7.30 host Leigh Sales grilled Treasurer Josh Frydenberg over the “rosy picture” he is trying to paint about Australia’s economic reality, after delivering the mid-year budget update on Monday.
The update revealed that Australia’s economic growth plummeted since April, with wage growth, inflation, household consumption and business investment all down. Frydenberg cut the expected budget surplus for the 2019/2020 budget by $2.1 billion, down from $7.1 billion estimated earlier this year.
“This mid-year economic forecast has downgrades everywhere you look. Growth, inflation, wages, household consumption, business investment growth. Every sign points to a struggling economy. How is it not reckless to cling to your surplus-at-all-costs mentality?” Sales queried Frydenberg in her opening question.
“Just to correct the record there for you, Leigh, these numbers show that the participation rate is better than what was forecast at budget, the public final demand, which is government spending on infrastructure as well as programs like the NDIS is also up from budget …” Frydenberg responded.
Sales, shot back: “Treasurer, I don’t think you are correcting anything there. I’m pointing to the major economic indicators – growth, inflation, wages, household consumption.”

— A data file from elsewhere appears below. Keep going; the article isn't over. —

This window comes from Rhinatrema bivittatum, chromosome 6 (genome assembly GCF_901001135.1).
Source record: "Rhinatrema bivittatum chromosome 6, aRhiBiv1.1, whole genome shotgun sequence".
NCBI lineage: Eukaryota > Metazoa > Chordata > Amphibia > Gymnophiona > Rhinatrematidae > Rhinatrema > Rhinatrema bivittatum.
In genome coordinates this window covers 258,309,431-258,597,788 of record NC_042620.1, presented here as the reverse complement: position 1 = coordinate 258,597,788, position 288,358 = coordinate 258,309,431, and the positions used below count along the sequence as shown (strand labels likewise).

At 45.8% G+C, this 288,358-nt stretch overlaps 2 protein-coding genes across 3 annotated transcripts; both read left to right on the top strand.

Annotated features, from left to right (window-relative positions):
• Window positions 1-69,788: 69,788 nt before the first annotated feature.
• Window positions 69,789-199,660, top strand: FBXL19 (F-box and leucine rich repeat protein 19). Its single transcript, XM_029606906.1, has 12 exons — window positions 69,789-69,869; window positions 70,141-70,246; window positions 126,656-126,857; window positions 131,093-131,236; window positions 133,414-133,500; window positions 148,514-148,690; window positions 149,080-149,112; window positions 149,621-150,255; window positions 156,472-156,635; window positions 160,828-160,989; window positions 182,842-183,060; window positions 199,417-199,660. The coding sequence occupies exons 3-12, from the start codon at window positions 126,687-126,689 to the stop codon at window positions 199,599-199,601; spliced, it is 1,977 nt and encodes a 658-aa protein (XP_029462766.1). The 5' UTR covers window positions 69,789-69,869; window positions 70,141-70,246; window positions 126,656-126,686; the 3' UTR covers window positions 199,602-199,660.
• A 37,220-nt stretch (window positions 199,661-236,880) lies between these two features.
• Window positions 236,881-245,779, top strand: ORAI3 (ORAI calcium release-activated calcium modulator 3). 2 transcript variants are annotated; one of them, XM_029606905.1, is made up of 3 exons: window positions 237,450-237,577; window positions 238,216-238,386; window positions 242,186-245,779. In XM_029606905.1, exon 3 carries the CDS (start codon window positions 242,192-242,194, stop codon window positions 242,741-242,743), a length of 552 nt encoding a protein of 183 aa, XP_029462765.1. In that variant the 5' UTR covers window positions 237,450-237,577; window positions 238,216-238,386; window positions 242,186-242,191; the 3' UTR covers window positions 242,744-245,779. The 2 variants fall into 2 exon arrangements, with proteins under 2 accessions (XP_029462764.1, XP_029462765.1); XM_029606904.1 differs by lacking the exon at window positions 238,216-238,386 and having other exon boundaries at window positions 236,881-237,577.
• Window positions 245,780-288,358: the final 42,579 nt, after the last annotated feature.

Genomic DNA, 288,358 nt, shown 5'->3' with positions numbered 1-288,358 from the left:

A struggling Frydenberg continued to try and push the line that Australians should feel “confident about their economic future” because “we are living within our means”.
“The budget is back in balance for the first time in eleven years,” he said.
“What do you think Australian voters care more about – a tiny budget surplus next year or staying out of recession?” Sales asked.
“The budget surplus has never been about a trophy for the cabinet shelf,” Frydenberg said, before accusing Labor for the Coalition’s “inherited debt”.
“Treasurer, sorry to keep cutting you off but I want to clear that up. It’s not debt that you have inherited. Debt has doubled since the Coalition took office,” said Sales.
“The case for fiscal expansion is staring you right in the face, but you are determined to bank money, rather than spend it in an economy that’s desperate for stimulus,” she said.
“You’re trying to paint a very rosy picture. But if everything is as rosy as you suggest, why are we seeing GDP growth downgraded, why are we seeing household consumption growth downgraded, business investment growth downgraded, wages growth downgraded?”